Category Archives: Faculty Development

Announcement: Summer Podcasting Workshop 2012

Bronx Community College will host its annual Faculty Development online program which will feature Blackboard training, Web. 2,0 and Podcasting. The podcasting workshop will take place on June 8, 2012. For more information please contact the OIT office

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Announcement: Podcasting of Street Sounds

Invitations were sent out to common citizens to record city sounds then the chosen tracks were selected for display on this virtual sound museum. One of our BCC faculty, WI Coordinator Lynne Ticke, professor of psychology, responded to the call.  Her podcasts were selected among others to be broadcast to the NY Community for all of us to enjoy. Dr. Ticke interest in sound installations was also parallelled with her academic interests. In fact, in Summer 2001, she enrolled in the Summer Podcasting Workshop and has been recording ever since. Check all of the winners and their street sounds. A true gift indeed !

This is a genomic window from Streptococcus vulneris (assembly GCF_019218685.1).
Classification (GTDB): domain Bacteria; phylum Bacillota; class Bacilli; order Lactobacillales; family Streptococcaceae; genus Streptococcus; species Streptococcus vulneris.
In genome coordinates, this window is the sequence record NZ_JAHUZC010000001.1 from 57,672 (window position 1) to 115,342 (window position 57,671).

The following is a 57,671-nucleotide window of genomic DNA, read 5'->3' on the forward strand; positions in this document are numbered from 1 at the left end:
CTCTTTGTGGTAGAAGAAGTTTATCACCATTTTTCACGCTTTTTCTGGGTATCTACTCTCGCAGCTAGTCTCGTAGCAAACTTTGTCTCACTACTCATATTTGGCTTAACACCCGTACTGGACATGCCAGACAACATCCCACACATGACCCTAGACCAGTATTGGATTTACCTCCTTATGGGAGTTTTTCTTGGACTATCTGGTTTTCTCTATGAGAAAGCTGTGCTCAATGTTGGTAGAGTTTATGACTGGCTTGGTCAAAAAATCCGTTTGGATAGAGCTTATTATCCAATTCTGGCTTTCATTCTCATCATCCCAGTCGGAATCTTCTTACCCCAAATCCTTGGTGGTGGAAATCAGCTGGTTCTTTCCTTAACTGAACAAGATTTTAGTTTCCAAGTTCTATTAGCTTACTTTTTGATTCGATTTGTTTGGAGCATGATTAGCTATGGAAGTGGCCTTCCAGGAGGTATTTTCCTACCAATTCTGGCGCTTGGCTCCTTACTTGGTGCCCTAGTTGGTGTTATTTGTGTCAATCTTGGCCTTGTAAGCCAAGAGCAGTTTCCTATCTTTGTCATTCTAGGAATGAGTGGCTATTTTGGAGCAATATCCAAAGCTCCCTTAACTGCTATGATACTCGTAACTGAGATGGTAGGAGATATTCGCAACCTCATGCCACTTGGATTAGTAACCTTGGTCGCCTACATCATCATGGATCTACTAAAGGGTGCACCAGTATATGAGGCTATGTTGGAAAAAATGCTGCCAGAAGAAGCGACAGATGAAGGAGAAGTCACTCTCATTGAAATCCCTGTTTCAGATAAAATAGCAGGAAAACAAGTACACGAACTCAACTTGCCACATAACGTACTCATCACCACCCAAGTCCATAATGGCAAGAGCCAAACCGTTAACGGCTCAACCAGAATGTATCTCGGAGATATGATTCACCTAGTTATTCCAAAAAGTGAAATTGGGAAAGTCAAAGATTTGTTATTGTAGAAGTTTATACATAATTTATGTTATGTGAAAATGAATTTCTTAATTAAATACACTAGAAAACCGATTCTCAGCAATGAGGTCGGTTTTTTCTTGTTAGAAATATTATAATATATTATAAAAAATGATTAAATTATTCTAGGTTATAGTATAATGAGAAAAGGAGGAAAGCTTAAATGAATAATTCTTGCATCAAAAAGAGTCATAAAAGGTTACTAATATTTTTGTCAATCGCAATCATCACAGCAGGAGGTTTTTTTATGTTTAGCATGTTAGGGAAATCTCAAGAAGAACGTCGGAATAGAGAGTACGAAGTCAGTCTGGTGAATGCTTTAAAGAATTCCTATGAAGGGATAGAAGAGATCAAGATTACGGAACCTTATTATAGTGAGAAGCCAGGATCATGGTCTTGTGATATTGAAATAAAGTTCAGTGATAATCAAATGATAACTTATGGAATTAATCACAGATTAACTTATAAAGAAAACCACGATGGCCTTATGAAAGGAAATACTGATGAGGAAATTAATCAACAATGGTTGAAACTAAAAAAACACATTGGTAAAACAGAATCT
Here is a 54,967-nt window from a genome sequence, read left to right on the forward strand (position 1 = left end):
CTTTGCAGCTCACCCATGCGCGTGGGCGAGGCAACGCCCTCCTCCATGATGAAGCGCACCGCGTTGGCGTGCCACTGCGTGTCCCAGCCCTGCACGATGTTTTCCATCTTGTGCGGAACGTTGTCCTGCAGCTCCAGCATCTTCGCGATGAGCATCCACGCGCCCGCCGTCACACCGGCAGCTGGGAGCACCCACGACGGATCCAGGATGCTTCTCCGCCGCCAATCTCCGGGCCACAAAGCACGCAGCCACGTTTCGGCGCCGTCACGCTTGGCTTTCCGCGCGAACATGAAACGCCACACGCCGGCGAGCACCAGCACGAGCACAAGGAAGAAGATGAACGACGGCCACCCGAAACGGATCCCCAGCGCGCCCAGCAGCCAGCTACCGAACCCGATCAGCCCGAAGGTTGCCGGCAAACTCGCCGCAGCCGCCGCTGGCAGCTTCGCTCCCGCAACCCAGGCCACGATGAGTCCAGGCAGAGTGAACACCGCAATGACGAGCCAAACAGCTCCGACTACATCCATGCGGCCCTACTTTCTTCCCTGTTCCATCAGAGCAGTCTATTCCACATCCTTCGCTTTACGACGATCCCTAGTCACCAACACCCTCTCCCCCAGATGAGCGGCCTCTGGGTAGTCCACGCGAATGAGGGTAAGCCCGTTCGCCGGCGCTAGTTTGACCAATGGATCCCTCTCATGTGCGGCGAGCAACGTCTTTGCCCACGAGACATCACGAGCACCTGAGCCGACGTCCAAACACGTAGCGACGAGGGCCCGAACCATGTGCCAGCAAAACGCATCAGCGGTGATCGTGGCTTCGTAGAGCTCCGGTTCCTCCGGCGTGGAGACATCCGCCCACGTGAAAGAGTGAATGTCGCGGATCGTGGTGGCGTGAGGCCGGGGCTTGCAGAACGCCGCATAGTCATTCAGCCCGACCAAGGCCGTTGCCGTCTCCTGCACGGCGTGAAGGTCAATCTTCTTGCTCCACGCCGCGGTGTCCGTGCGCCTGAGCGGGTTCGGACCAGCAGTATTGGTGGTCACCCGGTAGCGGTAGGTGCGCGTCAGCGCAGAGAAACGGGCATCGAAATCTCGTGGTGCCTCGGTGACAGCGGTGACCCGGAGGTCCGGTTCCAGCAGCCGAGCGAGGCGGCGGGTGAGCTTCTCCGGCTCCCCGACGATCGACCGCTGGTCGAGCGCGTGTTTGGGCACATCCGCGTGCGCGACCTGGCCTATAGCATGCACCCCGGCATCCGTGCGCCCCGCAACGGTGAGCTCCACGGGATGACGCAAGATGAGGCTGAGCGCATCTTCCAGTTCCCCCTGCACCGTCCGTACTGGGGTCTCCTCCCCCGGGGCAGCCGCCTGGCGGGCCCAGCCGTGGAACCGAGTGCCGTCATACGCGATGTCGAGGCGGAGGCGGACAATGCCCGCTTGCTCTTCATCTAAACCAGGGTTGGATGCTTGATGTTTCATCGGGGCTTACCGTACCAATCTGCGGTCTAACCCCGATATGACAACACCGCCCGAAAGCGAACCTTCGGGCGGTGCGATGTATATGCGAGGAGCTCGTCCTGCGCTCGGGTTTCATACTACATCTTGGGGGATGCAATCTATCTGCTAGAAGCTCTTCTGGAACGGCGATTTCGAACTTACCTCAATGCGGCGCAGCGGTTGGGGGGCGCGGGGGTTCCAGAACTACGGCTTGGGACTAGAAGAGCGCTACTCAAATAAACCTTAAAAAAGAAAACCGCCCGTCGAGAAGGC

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Podcasting During The Era of Covid19

In March, our life as we knew it took a severe turn, the pandemic was reaching an unprecedented spread and my college shut down and decided that from that moment on every class would be taught 100% online. This new situation was difficult both for faculty and students and we all found ourselves adjusting to a new life and work from home. My college has had for over 10 years a robust and well oiled faculty training program and each department immediately after the shut down organized trainings and support services for students, staff, faculty. It was not an easy transition for all, and many faculty who do not have good basic computer skills struggled to teach online. In addition, it was hard to help them, via Zoom, and at a distance. I believed this was partly to blame for the quality of the instruction in these classes which was impacted by the lack of preparedness. This is a larger issue that should be discussed in another blog post, however, I must say that professors also must take responsibility for not keeping up with a world that is moving rapidly online and requires continuous training. To bridge this gap, after the semester was over my college, and CUNY organized several online course developments trainings which were aimed at training both full-time and part-time instructors.